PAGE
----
In Colorado, nothing quite says summer like a rafting trip down thrilling rapids. In the southwestern town of Durango, hundreds sign up for trips in July and August.
On a late June afternoon, Dylan and Elizabeth Burton from Washington stepped out from the Animas River in Durango riding a rush of adrenaline. “Perfect, beautiful, fantastic in every way possible,” Dylan Burton said.
Flash back one year ago though, and this riverfront looked very different. The county government shut it down after the Environmental Protection Agency accidentally spilled wastewater 50 miles upstream. The three million gallons of orange-yellow wastewater fouled rivers in three states and the Navajo Nation. It stemmed from work at the historic Gold King Mine deep in the San Juan Mountains.
Cities and farmers scrambled to turn off water intake valves. Ultimately the river was off limits to rafters, farmers—everybody—for eight days.
One year later, a federal criminal investigation into the spill is underway. At the local level, governments and businesses are frustrated with the slow pace of compensation from the EPA.
Matt Wilson, owner and operator of 4 Corners Whitewater, estimates he lost about $30,000 in revenue last year because of the spill. His was one of about six Colorado rafting companies affected. He says canceled trips and no customers for over a week caused a big disruption. “So after that it was hard to kind of reboot and get people back on the water after all that publicity,” he said.
Wilson's company is one of 68 businesses across Colorado, New Mexico, Utah and the Navajo Nation that filled out financial claims with the EPA. Water quality on the Animas River has returned to pre-spill conditions. And the 2016 summer rafting season has been strong.
But one year later, Wilson and others are still waiting to hear back on their claims.
A few miles away at Durango city hall, counselor Dean Brookie said his government is in another type of holding pattern. It spent $445,000 responding to the spill. The tab includes everything from water-quality monitoring to “personnel that we assigned to the clean-up effort.”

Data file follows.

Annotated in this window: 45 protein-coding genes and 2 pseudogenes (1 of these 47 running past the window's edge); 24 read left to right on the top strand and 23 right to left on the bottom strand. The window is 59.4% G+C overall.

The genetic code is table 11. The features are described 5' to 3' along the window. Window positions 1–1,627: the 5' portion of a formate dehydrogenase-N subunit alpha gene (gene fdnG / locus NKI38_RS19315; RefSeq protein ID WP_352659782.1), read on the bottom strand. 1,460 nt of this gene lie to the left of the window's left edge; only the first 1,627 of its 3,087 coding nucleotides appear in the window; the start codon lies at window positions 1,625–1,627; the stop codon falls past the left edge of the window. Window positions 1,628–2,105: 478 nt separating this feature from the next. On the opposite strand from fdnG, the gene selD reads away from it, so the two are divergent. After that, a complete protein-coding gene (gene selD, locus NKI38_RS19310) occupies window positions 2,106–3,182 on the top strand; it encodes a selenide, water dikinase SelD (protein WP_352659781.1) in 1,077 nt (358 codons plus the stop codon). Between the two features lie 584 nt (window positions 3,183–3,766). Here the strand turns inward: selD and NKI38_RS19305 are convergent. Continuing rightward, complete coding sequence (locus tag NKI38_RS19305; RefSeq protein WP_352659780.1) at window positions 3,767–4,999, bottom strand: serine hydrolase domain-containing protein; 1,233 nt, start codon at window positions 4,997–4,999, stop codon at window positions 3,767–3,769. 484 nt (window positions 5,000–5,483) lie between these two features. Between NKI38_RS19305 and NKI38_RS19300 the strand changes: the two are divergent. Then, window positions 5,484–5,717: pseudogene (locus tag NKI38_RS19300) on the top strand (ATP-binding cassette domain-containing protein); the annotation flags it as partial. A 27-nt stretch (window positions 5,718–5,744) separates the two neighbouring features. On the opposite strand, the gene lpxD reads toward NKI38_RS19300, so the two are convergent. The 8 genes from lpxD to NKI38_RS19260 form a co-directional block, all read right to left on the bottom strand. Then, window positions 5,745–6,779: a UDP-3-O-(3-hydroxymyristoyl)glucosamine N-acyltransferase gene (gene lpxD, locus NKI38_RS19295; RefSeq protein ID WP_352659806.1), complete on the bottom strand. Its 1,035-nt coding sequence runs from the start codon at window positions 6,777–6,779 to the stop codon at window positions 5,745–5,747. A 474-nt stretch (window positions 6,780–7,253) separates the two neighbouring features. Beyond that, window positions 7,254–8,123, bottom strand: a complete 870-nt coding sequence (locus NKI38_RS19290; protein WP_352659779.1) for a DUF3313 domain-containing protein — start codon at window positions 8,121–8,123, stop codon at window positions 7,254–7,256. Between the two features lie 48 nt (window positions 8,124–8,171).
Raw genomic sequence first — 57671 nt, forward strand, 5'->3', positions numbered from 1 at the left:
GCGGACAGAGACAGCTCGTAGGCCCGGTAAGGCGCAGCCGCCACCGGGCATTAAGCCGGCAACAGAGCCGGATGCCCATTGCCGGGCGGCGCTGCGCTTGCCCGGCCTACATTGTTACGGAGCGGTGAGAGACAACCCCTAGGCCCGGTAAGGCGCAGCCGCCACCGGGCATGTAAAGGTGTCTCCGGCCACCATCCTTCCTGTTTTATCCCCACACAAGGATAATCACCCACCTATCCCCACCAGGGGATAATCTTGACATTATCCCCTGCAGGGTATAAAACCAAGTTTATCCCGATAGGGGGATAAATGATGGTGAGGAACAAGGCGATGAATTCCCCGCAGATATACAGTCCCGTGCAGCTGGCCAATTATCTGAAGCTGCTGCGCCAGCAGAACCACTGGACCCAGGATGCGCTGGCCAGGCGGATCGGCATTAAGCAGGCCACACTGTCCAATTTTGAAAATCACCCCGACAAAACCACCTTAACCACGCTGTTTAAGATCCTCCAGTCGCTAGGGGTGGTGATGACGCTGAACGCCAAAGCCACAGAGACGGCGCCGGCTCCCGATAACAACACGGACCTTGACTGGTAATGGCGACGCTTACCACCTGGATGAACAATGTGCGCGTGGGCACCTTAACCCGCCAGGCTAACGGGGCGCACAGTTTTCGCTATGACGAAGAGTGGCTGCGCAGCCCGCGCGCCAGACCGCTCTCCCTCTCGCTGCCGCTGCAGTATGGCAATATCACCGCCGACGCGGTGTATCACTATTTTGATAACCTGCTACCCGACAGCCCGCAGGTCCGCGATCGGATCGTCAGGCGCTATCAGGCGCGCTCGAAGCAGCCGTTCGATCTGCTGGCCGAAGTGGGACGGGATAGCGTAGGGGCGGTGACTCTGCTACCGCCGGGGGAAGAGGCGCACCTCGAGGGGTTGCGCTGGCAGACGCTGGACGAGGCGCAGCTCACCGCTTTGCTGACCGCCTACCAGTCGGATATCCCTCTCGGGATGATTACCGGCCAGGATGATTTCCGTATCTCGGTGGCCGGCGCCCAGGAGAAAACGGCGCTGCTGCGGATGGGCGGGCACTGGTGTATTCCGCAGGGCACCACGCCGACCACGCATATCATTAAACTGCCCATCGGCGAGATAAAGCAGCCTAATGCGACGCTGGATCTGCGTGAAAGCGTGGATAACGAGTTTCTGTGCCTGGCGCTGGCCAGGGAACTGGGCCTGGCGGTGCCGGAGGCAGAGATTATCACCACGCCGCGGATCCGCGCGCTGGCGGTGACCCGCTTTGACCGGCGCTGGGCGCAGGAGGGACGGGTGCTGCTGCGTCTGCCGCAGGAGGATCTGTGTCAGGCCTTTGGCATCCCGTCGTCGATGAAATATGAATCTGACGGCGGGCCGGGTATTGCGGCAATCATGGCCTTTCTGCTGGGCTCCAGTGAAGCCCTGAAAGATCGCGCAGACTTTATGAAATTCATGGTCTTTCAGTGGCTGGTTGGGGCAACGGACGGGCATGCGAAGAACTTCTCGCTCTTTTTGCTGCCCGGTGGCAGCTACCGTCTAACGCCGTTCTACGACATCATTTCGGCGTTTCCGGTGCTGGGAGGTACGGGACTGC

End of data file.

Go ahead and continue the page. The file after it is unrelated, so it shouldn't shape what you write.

Brookie said the EPA has paid about $45,000 so far. Durango’s budget is holding strong without those remaining funds. But other smaller communities may not have as much in reserves.
Laura Jenkins with the EPA said the agency continues to work with local governments.
“We’re limited by what the regulations allow us to reimburse communities for,” Jenkins said. “So they have to meet the requirements that are in the statutes.”
The EPA says laws like the Clean Water Act govern what’s reimbursable for communities. Overall it’s spent $29 million responding to the spill, with $3.7 million going to local governments to reimburse expenses like overtime pay and local water quality monitoring. But there are other things that aren’t covered.
In some places like New Mexico, talks have broken down.
“It was just continual failed efforts,” Tania Maestas said, Deputy Attorney General for Civil Affairs in the New Mexico Attorney General’s office.
New Mexico sued the EPA this spring. She said the state received more than $1 million. But it only covers a fraction of $130 million in estimated damages. The lawsuit covers everything from water quality monitoring to payment to local businesses for their losses.
“It’s our experience that the EPA met all these requests with either challenges, resistance or delays,” she said about local business owners, frustrated with the claims process.
Other governments are following New Mexico's path to court. The Navajo Nation filed suit against the EPA earlier this month.
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